http://www.engadget.com/2007/08/21/dear-palm-its-t ime-for-an-intervention/ [engadget.com]

    Palm actually listened as they mentioned in their reply:

    http://blog.palm.com/palm/2007/08/thanks-engadget. html [palm.com]

    • by fm6 (162816) on Tuesday September 04, 2007 @08:53PM (#20472819) Homepage Journal
      That's a mostly insightful rant, but it's only got a couple of sentences about the Foleo. And that's a weak point — they're basically saying nobody will buy the Foleo if the Treo sucks. Which is kind of dumb, since the Foleo isn't that tightly bound to the Treo.

      The big question with the Treo is whether there are enough people who need more than a PDA but less than a full laptop. Or maybe I should say, "who will buy less than a full laptop." Because there are a lot of technically clueless folks out there who'd be better off with a device that simpler than a "real" computer but does everything they need to do — most users just don't need all the functionality a PC provides. But every time somebody comes out with such a device, it fails miserably.

      Why? Because such devices only cost a little less than an equivalent PC. And people would rather pay a little extra and get all that extra functionality. Even if it's functionality the won't use.

      What I want to know is why Palm won't do a phone that isn't a minor variation on the Treo. There are still folks out there who don't need a QWERTY keyboard and do need a phone that will actually fit in a pants pocket. It's sad and ironic that Palm doesn't recognize this, when their foundation product was the first practical pocket computer.
      • by Sandor at the Zoo (98013) on Tuesday September 04, 2007 @09:20PM (#20473007)

        Palm can't (or doesn't feel that it can) compete with Nokia et al in churning out low-end phones. Palm can only stay in business by making higher-end smartphones.

        Their biggest problem is that their product cycle is way too long. The hardware and software revs between models seem small enough, but they're taking more than a year to push them out. That can't go on much longer.

        • by fm6 (162816) on Tuesday September 04, 2007 @09:37PM (#20473161) Homepage Journal
          I said "small" not "low end". I'd kill for a clamshell or slider phone that runs Palm applications.

          As for their product cycle, it hardly matters how long it is when nothing really new comes at the end of it.
          • by lordkuri (514498)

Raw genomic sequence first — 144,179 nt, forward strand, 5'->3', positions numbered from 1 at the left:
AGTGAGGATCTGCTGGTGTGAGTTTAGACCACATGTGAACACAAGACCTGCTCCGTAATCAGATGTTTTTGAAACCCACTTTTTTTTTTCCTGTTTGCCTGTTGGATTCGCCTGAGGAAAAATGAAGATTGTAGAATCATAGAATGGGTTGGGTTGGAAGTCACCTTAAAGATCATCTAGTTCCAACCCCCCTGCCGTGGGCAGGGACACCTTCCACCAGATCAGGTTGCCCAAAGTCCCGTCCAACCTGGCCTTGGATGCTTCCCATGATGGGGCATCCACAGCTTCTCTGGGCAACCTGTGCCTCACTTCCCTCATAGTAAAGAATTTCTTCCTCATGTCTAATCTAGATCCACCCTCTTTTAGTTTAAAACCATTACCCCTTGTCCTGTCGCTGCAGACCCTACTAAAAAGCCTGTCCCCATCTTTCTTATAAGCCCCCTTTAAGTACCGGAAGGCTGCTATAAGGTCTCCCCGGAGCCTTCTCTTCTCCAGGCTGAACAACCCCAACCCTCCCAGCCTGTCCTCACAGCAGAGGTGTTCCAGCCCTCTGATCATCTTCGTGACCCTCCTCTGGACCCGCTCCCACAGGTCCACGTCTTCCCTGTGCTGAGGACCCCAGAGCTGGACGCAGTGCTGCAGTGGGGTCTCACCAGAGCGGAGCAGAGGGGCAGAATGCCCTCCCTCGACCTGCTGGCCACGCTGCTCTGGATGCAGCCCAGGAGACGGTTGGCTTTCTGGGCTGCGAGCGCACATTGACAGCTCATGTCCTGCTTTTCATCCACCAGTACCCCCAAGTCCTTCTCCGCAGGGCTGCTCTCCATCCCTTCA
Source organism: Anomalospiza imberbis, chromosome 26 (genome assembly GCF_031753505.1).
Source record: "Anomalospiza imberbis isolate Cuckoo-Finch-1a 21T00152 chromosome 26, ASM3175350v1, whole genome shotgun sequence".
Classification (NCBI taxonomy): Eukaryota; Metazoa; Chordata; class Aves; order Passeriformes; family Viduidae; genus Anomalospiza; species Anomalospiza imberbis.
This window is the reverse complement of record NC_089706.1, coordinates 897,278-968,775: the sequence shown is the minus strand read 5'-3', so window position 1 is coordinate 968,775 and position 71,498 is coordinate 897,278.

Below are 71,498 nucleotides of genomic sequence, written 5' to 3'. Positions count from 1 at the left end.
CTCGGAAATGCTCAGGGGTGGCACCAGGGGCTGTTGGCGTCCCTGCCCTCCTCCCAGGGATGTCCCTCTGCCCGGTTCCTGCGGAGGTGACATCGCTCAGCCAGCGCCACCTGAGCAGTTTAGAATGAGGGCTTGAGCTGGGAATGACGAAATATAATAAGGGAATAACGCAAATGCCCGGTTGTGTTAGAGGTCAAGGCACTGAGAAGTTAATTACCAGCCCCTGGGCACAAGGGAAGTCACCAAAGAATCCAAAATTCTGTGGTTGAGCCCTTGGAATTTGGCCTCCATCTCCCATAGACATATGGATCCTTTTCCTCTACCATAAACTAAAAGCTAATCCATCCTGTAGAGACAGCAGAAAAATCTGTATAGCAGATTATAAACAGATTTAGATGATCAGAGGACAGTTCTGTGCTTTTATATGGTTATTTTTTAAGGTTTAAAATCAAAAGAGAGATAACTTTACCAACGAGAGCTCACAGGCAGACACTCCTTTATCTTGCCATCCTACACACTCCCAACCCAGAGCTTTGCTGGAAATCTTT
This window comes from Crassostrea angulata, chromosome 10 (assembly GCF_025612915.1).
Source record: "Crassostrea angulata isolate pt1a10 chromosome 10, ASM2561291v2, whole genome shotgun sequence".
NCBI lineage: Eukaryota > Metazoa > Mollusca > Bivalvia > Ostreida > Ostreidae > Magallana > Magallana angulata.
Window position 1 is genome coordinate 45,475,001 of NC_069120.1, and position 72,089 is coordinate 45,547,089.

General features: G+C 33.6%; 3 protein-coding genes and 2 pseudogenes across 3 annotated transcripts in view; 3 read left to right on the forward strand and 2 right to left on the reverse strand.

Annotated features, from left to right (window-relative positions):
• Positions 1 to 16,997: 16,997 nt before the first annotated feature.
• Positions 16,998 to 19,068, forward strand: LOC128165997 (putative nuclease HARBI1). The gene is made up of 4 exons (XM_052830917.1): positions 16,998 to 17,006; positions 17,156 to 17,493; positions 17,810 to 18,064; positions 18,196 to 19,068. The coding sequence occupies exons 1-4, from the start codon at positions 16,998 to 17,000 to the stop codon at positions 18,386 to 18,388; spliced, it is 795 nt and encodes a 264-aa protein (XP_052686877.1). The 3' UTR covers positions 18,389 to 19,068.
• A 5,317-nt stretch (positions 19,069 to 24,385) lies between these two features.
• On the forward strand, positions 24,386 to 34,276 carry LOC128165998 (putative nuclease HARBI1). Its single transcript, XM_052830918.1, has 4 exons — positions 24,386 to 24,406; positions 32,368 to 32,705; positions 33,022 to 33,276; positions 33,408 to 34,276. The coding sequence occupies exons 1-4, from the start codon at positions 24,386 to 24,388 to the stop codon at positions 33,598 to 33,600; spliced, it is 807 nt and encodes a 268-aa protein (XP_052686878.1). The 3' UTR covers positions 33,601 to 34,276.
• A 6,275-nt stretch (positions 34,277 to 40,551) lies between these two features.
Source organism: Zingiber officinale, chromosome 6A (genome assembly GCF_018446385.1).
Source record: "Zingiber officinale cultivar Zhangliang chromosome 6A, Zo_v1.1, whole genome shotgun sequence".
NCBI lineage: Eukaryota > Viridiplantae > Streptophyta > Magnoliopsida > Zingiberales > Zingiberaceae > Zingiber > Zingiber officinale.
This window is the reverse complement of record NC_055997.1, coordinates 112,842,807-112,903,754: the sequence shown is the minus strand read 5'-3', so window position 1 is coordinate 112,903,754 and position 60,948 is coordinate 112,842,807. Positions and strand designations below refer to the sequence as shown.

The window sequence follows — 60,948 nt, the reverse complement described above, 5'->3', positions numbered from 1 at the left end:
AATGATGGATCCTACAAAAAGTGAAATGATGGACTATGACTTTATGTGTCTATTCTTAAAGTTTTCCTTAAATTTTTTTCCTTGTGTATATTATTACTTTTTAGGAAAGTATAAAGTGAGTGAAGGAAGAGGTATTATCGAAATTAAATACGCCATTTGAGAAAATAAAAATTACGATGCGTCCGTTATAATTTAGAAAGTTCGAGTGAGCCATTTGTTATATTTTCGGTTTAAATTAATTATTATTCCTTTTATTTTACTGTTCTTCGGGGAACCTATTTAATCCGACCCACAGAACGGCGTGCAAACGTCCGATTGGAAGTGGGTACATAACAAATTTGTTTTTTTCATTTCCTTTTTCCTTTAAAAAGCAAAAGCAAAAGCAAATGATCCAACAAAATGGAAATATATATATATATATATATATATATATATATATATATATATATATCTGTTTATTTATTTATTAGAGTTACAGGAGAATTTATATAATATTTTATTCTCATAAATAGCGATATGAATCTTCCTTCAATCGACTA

I'd kill for a clamshell or slider phone that runs Palm applications.

            http://www.phonescoop.com/phones/phone.php?p=173 [phonescoop.com]

            My ex-wife's address is.... ;-)
            • by fm6 (162816)
              I'd hate to bother your ex. I could probably pick on up on eBay. I'd hate to switch back to Sprint though.

              There are some nice Palm-based clamshells for the Asian market. Problem is, they're all tri-band, since nobody there uses the 850 band. Now, I could probably live without the 850 band, but I don't know. Anybody know a way to detect what bands a GSM cell uses in a given area?
          • Telus in Canada still offers this Palm clamshell:

            http://www.telusmobility.com/bc/pcs/kyocera_7135.s html [telusmobility.com]

            A friend of mine bought one, used it for a couple of years, then bought the Treo 650. The Kyocera is a little bulky, even for a Palm-based device.
        • Their biggest problem is that their product cycle is way too long.

          That wouldn't be a problem at all if the products very very desireable at the start of the cycle, much less the end - Palm's problem is not one of needing more incremental Treos, but a fresh design! Which in fact was why I never bought a Treo even though I almost pulled the trigger many years running.

          Forget the iPhone, they need a refresh of thinking just to keep ahead of other smartphone makers! I can't even remember when the last time was
      • Why? Because such devices only cost a little less than an equivalent PC. And people would rather pay a little extra and get all that extra functionality. Even if it's functionality the won't use.

        you're right on target with the price problem of the foleo. this comment though strikes me as a bit shortsighted. the things that even average to below average users do with their computers today is years ahead of what was being done a few years ago. 7 years ago nobody would have imagined that basic computer users